At least 48 journalists have paid the ultimate price in 2016 in an effort to bring the world news, according to the Committee to Protect Journalists. Twenty-six of those were killed covering events in the war torn countries of Syria, Iraq, Yemen, Libya, Afghanistan, and Somalia.
This year's deaths were down from 2015, when 72 journalists were killed on the job.
Eighteen of the journalists killed in 2016 were directly targeted for death in retaliation for their work, the lowest number since 2002, the committee says.
The decline in targeted killings may be attributable to factors including less risk-taking by the media and the use of other means to silence critical journalists, the report says.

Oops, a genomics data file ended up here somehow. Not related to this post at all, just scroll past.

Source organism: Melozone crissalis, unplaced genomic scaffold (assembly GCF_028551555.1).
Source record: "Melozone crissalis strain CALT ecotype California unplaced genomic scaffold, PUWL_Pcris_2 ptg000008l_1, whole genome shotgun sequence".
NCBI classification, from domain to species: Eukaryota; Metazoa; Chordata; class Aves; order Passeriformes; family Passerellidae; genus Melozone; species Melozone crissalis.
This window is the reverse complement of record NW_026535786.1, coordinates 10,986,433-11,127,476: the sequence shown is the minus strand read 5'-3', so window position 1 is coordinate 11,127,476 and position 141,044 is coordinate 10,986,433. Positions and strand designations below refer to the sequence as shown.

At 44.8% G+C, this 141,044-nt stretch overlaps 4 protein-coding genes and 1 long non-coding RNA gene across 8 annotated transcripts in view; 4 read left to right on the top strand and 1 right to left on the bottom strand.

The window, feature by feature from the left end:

Syria was the deadliest country for journalists for the fifth year in a row, with at least 14 journalists killed there in 2016.
Those killed in Syria included Osama Jumaa, a 20-year-old photographer and video journalist reporting in Aleppo for the international photo agency Images Live. He was traveling in an ambulance to the site of a bombing when the vehicle was hit by Syrian government artillery fire, according to the photo agency. A second round of fire struck the ambulance and killed Jumaa and a paramedic.
Six journalists were killed in Iraq and another six in Yemen this year.
According to the organization, the deaths of at least 27 other journalists are being investigated to determine whether they were work-related or not.